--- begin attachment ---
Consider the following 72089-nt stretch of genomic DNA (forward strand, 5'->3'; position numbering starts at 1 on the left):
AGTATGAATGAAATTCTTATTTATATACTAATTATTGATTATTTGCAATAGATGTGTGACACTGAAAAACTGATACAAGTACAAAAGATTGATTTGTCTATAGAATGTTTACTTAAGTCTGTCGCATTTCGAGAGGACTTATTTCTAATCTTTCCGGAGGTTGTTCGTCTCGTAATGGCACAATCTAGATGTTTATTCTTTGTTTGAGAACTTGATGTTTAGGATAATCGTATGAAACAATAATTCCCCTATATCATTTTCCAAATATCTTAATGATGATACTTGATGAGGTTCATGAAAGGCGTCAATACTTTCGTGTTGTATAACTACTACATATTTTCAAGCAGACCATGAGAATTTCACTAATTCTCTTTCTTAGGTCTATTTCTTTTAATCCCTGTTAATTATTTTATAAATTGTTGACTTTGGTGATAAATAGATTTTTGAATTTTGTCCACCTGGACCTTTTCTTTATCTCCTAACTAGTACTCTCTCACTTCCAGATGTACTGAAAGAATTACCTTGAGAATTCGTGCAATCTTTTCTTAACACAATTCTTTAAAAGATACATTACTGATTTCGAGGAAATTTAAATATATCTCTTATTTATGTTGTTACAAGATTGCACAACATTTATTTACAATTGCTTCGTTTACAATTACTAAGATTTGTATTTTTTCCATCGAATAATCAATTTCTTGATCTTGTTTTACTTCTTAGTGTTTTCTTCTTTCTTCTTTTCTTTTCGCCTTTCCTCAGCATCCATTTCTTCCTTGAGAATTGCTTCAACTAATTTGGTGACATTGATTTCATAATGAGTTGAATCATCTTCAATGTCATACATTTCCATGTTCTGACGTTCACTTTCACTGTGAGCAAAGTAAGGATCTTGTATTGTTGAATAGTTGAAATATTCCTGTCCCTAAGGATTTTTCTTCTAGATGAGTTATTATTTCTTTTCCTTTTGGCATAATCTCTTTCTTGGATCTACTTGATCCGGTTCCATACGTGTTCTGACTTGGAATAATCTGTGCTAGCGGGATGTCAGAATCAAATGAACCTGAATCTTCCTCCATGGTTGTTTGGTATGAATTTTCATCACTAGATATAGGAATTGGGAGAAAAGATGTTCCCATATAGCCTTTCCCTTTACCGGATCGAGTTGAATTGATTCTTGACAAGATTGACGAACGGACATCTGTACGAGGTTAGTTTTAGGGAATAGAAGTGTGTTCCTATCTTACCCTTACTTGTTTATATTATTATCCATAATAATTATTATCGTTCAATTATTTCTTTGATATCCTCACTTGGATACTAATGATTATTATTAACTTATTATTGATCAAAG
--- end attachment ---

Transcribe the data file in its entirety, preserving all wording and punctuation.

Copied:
Consider the following 72089-nt stretch of genomic DNA (forward strand, 5'->3'; position numbering starts at 1 on the left):
AGTATGAATGAAATTCTTATTTATATACTAATTATTGATTATTTGCAATAGATGTGTGACACTGAAAAACTGATACAAGTACAAAAGATTGATTTGTCTATAGAATGTTTACTTAAGTCTGTCGCATTTCGAGAGGACTTATTTCTAATCTTTCCGGAGGTTGTTCGTCTCGTAATGGCACAATCTAGATGTTTATTCTTTGTTTGAGAACTTGATGTTTAGGATAATCGTATGAAACAATAATTCCCCTATATCATTTTCCAAATATCTTAATGATGATACTTGATGAGGTTCATGAAAGGCGTCAATACTTTCGTGTTGTATAACTACTACATATTTTCAAGCAGACCATGAGAATTTCACTAATTCTCTTTCTTAGGTCTATTTCTTTTAATCCCTGTTAATTATTTTATAAATTGTTGACTTTGGTGATAAATAGATTTTTGAATTTTGTCCACCTGGACCTTTTCTTTATCTCCTAACTAGTACTCTCTCACTTCCAGATGTACTGAAAGAATTACCTTGAGAATTCGTGCAATCTTTTCTTAACACAATTCTTTAAAAGATACATTACTGATTTCGAGGAAATTTAAATATATCTCTTATTTATGTTGTTACAAGATTGCACAACATTTATTTACAATTGCTTCGTTTACAATTACTAAGATTTGTATTTTTTCCATCGAATAATCAATTTCTTGATCTTGTTTTACTTCTTAGTGTTTTCTTCTTTCTTCTTTTCTTTTCGCCTTTCCTCAGCATCCATTTCTTCCTTGAGAATTGCTTCAACTAATTTGGTGACATTGATTTCATAATGAGTTGAATCATCTTCAATGTCATACATTTCCATGTTCTGACGTTCACTTTCACTGTGAGCAAAGTAAGGATCTTGTATTGTTGAATAGTTGAAATATTCCTGTCCCTAAGGATTTTTCTTCTAGATGAGTTATTATTTCTTTTCCTTTTGGCATAATCTCTTTCTTGGATCTACTTGATCCGGTTCCATACGTGTTCTGACTTGGAATAATCTGTGCTAGCGGGATGTCAGAATCAAATGAACCTGAATCTTCCTCCATGGTTGTTTGGTATGAATTTTCATCACTAGATATAGGAATTGGGAGAAAAGATGTTCCCATATAGCCTTTCCCTTTACCGGATCGAGTTGAATTGATTCTTGACAAGATTGACGAACGGACATCTGTACGAGGTTAGTTTTAGGGAATAGAAGTGTGTTCCTATCTTACCCTTACTTGTTTATATTATTATCCATAATAATTATTATCGTTCAATTATTTCTTTGATATCCTCACTTGGATACTAATGATTATTATTAACTTATTATTGATCAAAG